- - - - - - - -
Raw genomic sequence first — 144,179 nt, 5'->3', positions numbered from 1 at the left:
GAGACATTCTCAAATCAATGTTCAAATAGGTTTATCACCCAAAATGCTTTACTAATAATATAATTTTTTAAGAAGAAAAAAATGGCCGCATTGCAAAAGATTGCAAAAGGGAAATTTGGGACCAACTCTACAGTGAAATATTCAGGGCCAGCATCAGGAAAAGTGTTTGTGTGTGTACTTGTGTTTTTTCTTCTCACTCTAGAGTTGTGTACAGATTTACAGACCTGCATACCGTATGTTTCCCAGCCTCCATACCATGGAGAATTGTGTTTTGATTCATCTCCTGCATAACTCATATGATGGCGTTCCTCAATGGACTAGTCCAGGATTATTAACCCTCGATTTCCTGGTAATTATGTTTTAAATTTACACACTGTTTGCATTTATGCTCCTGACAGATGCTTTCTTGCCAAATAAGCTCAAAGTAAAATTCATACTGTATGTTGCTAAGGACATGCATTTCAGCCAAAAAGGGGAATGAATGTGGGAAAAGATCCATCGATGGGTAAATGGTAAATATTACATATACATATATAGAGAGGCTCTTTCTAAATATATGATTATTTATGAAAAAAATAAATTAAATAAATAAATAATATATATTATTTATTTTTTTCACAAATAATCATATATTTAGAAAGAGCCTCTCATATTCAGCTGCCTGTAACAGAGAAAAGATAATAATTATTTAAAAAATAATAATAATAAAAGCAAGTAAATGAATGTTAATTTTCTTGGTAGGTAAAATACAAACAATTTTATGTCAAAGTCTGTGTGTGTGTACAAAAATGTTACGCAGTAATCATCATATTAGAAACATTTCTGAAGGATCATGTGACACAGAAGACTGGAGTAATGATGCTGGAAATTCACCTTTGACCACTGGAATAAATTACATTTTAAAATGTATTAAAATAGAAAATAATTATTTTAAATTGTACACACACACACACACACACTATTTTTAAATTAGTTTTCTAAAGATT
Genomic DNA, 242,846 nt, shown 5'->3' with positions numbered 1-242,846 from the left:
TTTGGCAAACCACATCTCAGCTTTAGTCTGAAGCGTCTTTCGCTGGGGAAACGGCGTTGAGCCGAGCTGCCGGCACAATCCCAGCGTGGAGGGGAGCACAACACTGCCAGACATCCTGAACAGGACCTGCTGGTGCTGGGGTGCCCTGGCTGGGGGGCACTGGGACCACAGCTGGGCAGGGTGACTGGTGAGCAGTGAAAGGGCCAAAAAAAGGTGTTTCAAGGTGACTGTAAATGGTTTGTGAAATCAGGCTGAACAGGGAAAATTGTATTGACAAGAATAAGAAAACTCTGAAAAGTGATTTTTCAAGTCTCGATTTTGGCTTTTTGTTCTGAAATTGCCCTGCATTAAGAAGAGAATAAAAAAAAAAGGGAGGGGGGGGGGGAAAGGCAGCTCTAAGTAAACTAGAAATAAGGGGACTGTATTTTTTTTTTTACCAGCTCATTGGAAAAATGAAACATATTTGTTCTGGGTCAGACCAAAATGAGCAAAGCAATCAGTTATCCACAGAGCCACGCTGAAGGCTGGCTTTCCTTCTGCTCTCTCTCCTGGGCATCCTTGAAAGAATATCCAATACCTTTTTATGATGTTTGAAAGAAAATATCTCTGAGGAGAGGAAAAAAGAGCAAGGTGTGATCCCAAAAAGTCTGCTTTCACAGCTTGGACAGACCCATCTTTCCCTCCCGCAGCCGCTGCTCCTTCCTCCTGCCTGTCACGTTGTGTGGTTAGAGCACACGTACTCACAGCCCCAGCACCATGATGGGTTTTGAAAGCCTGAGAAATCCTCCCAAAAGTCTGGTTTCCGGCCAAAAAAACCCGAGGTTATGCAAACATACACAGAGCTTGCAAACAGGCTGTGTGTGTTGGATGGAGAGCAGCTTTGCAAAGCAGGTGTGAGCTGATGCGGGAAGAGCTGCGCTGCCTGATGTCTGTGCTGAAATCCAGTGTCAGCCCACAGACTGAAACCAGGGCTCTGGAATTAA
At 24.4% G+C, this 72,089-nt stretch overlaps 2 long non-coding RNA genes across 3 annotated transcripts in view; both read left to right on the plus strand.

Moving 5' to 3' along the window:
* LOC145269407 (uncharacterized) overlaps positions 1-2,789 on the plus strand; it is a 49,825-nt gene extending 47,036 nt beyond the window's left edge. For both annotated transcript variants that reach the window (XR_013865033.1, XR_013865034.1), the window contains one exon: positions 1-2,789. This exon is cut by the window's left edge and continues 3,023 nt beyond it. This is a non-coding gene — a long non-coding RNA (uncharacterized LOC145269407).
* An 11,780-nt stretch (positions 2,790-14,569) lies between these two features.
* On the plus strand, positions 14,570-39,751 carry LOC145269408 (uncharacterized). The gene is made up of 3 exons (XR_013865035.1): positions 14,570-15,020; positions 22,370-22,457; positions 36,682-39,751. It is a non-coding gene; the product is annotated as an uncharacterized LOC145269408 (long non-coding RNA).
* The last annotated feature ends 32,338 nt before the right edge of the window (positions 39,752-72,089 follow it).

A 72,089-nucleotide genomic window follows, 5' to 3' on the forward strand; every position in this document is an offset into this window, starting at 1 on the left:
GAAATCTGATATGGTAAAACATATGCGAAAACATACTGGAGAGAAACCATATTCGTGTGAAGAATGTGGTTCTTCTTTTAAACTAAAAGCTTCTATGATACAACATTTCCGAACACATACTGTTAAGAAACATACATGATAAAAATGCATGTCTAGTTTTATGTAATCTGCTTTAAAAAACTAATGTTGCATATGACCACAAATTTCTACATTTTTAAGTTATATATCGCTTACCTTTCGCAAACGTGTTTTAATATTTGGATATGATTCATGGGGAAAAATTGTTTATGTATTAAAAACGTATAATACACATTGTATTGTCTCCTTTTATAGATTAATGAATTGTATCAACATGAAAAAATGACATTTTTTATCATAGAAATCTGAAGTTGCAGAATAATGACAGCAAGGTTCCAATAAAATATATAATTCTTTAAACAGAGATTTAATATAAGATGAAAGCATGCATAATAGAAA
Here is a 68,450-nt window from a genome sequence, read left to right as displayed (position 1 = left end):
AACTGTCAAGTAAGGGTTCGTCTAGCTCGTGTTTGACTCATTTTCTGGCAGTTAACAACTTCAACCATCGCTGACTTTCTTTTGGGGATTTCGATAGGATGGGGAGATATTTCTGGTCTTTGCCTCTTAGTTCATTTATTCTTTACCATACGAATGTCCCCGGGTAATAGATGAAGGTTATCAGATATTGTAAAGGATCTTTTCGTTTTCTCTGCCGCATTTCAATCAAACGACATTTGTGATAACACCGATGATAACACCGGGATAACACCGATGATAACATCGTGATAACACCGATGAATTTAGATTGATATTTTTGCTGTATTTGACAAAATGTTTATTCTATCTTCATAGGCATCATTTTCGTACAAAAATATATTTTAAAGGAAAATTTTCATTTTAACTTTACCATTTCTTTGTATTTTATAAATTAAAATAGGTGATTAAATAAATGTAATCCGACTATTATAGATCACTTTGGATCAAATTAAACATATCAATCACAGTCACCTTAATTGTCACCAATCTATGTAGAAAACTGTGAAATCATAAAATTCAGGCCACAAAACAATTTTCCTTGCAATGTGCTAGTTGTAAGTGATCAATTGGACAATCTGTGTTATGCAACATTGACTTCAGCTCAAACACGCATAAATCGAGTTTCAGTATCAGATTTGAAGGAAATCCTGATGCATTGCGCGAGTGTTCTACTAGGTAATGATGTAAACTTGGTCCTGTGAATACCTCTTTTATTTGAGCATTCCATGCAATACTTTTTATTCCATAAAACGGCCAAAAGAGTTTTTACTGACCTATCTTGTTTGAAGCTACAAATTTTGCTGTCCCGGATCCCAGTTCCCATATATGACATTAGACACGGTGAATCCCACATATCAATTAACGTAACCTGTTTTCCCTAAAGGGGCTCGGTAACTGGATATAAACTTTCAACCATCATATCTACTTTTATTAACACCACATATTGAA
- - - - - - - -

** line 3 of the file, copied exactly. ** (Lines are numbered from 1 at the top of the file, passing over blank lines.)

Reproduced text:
Genomic DNA, 242,846 nt, shown 5'->3' with positions numbered 1-242,846 from the left: